‘Amazing’ midwife dies after ‘taking accidental painkiller overdose’ for fractured ribs
A midwifery assistant died after likely taking an accidental painkiller overdose for fractured ribs, an inquest heard.
Grandmother Jane Parkinson was found dead at her home in Endeavour Crescent, east Hull, East Yorkshire, on June 7 last year.
The 54-year-old had injured herself in a fall, and had already been taking the medication for chronic back pain.
Despite that, she held down a demanding job delivering babies at Hull Women and Children’s Hospital and also looked after 27 homeless cats, reports HullLive.
At a coroners hearing on Thursday, Jane was described as “an amazing woman with a zest for life”.
Afterwards, her daughter Zoe paid an emotional tribute to her mum who she said had “always put others first”.
Zoe said: “I just want to say how loved she was and how much she was loved by so many people. She just cared so much for everyone and always put others first, including animals.
“At work she looked after babies, at home she looked after animals and the rest of the time she was looking after her family. That’s just the person she was.”
The inquest in Hull also heard much about Jane’s strong character despite her battle with daily pain.
She grew up in the port city as the youngest of four children and always had an active social life and had many friends.
She was a mum-of-three and a grandmother of two – the latest addition sadly coming after her death.
Jane married and had three children. Sadly, the marriage did not last but it was an amicable break up.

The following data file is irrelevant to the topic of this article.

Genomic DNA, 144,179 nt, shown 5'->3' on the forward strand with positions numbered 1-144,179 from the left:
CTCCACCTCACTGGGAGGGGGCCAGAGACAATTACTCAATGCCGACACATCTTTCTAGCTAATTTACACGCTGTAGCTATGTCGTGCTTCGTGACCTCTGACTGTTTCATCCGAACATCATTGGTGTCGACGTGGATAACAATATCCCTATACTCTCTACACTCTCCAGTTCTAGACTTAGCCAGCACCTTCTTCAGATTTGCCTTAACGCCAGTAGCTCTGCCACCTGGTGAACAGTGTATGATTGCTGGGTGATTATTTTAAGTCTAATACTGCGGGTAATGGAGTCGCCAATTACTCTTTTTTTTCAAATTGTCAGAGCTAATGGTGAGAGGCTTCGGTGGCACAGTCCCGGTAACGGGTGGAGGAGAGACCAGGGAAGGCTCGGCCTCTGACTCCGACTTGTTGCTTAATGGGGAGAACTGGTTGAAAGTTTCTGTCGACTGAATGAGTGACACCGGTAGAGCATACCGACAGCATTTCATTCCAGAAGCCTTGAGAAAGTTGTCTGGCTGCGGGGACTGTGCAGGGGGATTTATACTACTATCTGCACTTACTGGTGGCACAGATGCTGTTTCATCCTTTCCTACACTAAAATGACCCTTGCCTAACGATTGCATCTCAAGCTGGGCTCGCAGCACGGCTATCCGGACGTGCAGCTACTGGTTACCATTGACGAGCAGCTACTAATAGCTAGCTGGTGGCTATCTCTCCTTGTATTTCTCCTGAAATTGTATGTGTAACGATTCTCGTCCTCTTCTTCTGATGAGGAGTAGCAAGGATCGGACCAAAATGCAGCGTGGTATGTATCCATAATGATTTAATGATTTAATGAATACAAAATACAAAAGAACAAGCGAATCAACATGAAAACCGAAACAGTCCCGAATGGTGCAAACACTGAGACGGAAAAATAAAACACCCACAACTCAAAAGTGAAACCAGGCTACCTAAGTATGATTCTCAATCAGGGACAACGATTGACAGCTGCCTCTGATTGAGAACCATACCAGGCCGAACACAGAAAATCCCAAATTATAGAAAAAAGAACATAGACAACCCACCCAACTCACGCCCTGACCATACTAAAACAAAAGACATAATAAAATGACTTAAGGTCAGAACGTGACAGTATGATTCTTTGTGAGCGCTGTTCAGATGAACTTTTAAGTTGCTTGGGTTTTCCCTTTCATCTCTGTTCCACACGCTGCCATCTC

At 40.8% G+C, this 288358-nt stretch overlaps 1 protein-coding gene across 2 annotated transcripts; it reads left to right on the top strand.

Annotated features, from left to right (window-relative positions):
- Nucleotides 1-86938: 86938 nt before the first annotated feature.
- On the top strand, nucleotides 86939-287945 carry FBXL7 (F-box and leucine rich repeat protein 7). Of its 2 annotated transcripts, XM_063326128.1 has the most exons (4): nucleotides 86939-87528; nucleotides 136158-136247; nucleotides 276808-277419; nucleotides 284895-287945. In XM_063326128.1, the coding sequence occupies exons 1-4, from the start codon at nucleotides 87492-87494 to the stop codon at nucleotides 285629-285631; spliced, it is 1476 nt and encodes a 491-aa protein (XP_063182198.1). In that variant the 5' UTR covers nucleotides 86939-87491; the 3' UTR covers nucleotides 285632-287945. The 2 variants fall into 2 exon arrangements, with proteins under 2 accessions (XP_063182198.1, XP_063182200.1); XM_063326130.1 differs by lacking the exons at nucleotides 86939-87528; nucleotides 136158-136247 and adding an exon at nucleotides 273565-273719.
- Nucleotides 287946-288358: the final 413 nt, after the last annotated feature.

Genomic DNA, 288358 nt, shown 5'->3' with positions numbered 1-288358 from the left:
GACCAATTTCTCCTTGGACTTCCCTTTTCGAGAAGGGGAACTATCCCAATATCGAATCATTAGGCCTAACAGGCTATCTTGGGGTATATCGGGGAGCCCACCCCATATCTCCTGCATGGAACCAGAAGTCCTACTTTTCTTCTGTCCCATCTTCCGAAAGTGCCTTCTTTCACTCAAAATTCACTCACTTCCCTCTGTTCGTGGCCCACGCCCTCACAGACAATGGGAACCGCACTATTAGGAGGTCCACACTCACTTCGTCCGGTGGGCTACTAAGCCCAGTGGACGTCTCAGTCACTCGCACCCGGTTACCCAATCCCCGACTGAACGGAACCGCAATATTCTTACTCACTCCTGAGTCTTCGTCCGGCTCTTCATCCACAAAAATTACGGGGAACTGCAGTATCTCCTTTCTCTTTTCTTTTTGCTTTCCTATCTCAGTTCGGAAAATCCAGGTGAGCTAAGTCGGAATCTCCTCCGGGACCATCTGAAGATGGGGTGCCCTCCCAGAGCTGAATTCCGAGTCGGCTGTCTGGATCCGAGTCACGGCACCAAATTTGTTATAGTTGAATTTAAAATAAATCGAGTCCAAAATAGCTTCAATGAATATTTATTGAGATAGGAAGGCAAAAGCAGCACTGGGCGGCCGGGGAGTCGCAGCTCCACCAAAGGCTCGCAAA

In a statement, Jane’s sister said: “Jane had real personality and real strength. She landed her dream job as a midwifery assistant.
“She described giving birth as one of the most important and transformative events in a woman’s life and she was proud she could be a part of that for so many of women.
“She always had many animals and looked after them for an animal charity. She had a cattery in her garden and we always joked she was like Ace Ventura.
“Jane was an incredibly kind, loving, caring and funny person,” she added.
Jane suffered from a compression of the spine which meant she was on painkillers and anti-depressants.
Two weeks before her death she tripped in the alleyway in the garden of her home and fractured her ribs.
She decided to make an appointment with the doctor for more pain relief.
After consultation, the doctors agreed to provide her with morphine-based painkillers after checking against the medication she was already described.
Jane had been prescribed the painkillers previously and she had always managed her medication effectively and responsibly.
However, three days afterwards, she was found dead at home.
During her post-mortem, samples were taken for toxicology analysis which found an “excessive amount” of morphine, along with raised levels of anti-depressants.
However, there was no suggestion Jane had deliberately taken an overdose or had abused her medication in any way.
Giving evidence, daughter Zoe insisted there were no concerns with her mum’s mental health and she was adamant her mum had no intention of ending her own life and that she had never abused her medication.
Area coroner Lorraine Harris agreed and ruled out suicide.
She also decided against ‘drug-related’ as a conclusion, due to the fact there was no suggestion Jane had abused her medication.
Instead she concluded Jane’s death was due to ‘misadventure’.
In addressing the family, Mrs Harris said: “Jane seems like an amazing woman and she has left you all with so many wonderful memories. Hopefully, you can now concentrate on those.
“She was clearly someone who had a zest for life and touched so many lives through helping people and the work she did. She loved her family and her family loved her.
“I understand how much love and laughter she brought to your lives.”